Top quality is a daily mission
Remo aims for the continuous improvement of products and services every day. The quality must constantly be of the highest level. Absolute food safety must be guaranteed. Customers may not find any variations. Training, a specific centralised quality system and specifically developed ICT applications guarantee quality monitoring and support the quality department and the management.
Audits from field to door
Remo regularly invites auditors from independent auditing organisations to inspect the processes. Because quality starts with the ingredients, Remo works exclusively with GlobalGap and/or Vegaplan certified growers. Remo's own potato field obviously also has the required certificates.
A top product requires the best raw material and the most modern machinery and techniques. Remo has ultramodern and efficient machinery at all sites. This allows us to go for the top quality you are counting on every day. Even in difficult circumstances (seasonal variations) and while maintaining the familiar flexibility. An innovative, sustainable vision is crucial in this aim. Therefore, Remo is constantly working on new techniques and is partner in a number of university research projects.
In 1998 the British Retail Consortium (BRC) developed a food safety standard, the BRC standard. The BRC standard is based on the HACCP principles and imposes a number of additional requirements on several topics, including:
- The involvement of higher management.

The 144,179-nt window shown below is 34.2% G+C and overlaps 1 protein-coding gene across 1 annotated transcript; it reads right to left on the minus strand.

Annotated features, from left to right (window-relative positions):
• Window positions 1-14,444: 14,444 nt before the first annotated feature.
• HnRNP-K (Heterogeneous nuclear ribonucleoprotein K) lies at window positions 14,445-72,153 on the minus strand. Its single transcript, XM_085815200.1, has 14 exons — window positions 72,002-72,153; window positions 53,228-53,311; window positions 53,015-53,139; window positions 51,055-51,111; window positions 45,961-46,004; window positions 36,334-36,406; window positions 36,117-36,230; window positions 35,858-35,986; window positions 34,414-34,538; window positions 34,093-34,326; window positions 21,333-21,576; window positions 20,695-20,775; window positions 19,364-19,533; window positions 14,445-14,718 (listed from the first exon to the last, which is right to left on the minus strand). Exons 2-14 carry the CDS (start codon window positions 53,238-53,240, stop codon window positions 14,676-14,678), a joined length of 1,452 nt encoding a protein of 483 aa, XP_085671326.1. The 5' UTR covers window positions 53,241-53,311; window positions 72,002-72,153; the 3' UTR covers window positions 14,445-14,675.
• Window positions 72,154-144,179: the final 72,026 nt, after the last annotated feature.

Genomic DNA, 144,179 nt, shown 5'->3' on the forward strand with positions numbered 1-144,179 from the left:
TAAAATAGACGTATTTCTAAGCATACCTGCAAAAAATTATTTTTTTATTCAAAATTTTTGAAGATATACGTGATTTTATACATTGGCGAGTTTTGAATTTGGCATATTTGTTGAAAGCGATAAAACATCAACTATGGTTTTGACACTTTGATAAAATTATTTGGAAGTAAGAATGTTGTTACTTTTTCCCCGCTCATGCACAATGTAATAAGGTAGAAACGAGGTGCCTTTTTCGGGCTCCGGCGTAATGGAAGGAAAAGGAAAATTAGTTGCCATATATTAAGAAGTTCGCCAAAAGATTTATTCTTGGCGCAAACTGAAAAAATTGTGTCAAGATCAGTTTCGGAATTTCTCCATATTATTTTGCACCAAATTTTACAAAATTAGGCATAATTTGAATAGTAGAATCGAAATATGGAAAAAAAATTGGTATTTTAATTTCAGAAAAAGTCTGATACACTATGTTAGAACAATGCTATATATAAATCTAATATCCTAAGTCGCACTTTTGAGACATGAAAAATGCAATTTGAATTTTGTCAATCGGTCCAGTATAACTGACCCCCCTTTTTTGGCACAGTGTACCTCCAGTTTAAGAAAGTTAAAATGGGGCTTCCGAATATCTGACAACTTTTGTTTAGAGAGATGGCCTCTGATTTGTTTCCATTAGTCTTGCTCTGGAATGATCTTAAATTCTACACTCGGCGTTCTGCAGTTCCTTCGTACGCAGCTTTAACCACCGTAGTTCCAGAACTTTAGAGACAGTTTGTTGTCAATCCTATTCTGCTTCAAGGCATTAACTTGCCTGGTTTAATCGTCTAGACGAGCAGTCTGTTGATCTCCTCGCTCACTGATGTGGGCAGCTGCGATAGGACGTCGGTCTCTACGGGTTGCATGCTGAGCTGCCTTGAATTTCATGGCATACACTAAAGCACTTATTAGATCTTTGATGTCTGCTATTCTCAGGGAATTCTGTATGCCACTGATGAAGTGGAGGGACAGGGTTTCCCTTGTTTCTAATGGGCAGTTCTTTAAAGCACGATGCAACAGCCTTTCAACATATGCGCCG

- The food safety plan.
- The production facilities.
- Product control.
- Process control.
HACCP, the abbreviation for Hazard Analysis and Critical Control Points, is a risk inventory for food products. Businesses involved in the preparation, processing, treatment, packaging, transport and distribution of food products must therefore identify all aspects of the production process and analyse the hazards. This control process, set up by the European Union, wants to ensure that the production process of all food products involves a minimum of contamination risks. For example, the continuous monitoring and registering of cooling and freezing cells has become mandatory as a result.
The 7 principles of an HACCP system:
- Take stock of all potential hazards.
- Define the critical control points (CCPs), the points in the process where the risk can be avoided or restricted.
- Indicate the critical margins for each CCP.
- Define how the CCPs must be monitored.
- Define corrective actions for each CCP which must restore the safety.
- Apply verification, a regular check to verify whether the HACCP approach is working adequately.
- Keep all documentation and registrations. Record the adjustment you made and how you made them.
By means of the contact form you can get access to the different certifications.